Three plants in particular

No, not the ones I would take to a desert island, though I like that challenge and have read a few thoughtful selections. Instead, I have decided on three commemorative plants. Recent events have been exciting and momentous; after 8 years of turning down the radio periodically so I would not have to listen to certain voices, I am interested in political events once more. Who knows, by May, when I plant these, I might be disgusted again, but for now I’m hopeful. I’m thinking I’d like to plant some new cultivars that would mark this optimism.

The first will be a hydrangea. These are my favorite shrubs; there is something so typically hometown American about them, though many are not native plants. A quercifolia is, though, and it’s one of the few I don’t have. I do have the other native variety, arborescens.

The second plant will be an unusual clematis. I am choosing plants that people notice for their beauty, not the sort of mainstay plants that everyone has, as appreciated and wonderful as these are. I have selected the clematis tangutica “Chinese Lanterns.” It might blend well with my c. alpina "Stolwijk Gold," which has gold foliage.

The third one will be a striking shade plant. I am thinking of pulmonaria saccharata "Mrs. Moon." I have one with narrower leaves; I think it is the majeste. (Many would consider this and the hydrangea ordinary plants, but I don't—it's all in ones perspective.)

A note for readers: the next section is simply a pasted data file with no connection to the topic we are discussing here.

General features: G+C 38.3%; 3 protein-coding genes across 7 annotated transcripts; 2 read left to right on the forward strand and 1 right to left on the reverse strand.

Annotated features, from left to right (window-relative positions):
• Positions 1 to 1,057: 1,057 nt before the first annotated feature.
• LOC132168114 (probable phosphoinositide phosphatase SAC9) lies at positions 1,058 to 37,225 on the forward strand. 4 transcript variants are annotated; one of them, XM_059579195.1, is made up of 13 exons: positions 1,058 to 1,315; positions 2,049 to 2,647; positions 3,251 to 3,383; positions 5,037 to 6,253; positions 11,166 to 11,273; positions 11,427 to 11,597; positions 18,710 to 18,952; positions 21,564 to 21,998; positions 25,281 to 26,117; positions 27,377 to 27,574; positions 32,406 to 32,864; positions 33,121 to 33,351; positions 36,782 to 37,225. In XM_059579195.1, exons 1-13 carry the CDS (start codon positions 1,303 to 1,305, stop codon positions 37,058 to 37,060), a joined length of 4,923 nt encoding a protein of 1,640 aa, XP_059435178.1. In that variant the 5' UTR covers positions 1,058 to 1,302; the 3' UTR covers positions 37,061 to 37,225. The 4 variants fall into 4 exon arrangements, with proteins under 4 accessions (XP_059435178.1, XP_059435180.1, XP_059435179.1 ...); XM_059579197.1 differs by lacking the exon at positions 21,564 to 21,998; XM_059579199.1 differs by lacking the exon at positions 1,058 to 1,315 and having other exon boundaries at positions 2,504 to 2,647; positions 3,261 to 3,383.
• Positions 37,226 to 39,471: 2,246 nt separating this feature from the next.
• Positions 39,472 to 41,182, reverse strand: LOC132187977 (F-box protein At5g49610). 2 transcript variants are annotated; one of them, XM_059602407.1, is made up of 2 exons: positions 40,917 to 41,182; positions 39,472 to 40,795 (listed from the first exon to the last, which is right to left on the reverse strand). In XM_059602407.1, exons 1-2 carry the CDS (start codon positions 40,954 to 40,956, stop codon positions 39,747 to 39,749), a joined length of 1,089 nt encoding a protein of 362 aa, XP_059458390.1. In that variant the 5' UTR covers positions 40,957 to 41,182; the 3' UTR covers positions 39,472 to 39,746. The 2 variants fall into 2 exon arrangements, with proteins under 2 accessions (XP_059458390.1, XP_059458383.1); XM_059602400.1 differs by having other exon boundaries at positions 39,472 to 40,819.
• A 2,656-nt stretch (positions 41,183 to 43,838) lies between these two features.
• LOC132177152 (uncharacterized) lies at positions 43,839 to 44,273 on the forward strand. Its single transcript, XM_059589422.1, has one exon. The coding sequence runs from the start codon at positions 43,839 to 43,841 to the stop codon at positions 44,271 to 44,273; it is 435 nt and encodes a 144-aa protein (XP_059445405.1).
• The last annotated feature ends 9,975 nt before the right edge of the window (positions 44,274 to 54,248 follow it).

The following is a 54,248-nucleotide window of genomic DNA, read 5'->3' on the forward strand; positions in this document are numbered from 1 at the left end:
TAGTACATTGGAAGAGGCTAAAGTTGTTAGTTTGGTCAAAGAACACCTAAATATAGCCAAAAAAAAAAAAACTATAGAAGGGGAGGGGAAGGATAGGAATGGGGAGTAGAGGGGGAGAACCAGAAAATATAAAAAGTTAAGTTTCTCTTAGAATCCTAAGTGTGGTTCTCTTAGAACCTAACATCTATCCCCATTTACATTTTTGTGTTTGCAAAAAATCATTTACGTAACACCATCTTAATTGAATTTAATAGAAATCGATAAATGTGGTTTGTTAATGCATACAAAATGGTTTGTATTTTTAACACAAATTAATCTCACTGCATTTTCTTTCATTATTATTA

I’ve not chosen plants I routinely add every year, like lilium, verbena bonariensis, tall nicotiana, dahlia, and so on. The plants here—a perennial, a shrub, and a vine—are meant to be high impact cultivars that will only get better over time.


Unknown said…
I'm with you, Elizabeth; I'm going to plant a quercifolia this year, having had success with various lacecaps, PG-types, and others. The trick in my Fundy garden will be to locate it in a microclimate protecting it from the worst of our vile winter winds, and also in a spot with better drainage than some parts of our clay-and-spring-riddled land.
You will love 'Mrs Moon' pulmonaria, I think; but then I never met a pulmonaria I didn't love, mildew being a very minor concern here despite the fog and clay. My personal favourite is P. longifolia ssp. cevennensis (whew, try saying that in a hurry, and I'm not sure I've spelled the subspecies correctly); its leaves are longer and spangled in a lot of silver, and the flowers are a rich cobalt blue. When they're not pink, of course.
You've actually thrown open a real nice topic for discussion; trying new plants in the garden. I'm going to chew on this while I do some housework (waiting for email/phone calls from interview subjects) and see what comes up for me.
JCharlier said…
The only plant I'd take to a desert island would be a desalinization plant.
Lovely pics EAL. I like the clematis the best.
Anonymous said…
Every garden can use more natives! I need some H. arborescens. I think I like them better than the cultivar 'Annabelle' which has almost garishly big flowers. How do you like yours? H. quercifolia is another one for the 'list'. Great fall color...oh, wait a minute, I do have one of those! Do you ever lose plants or forget you have them?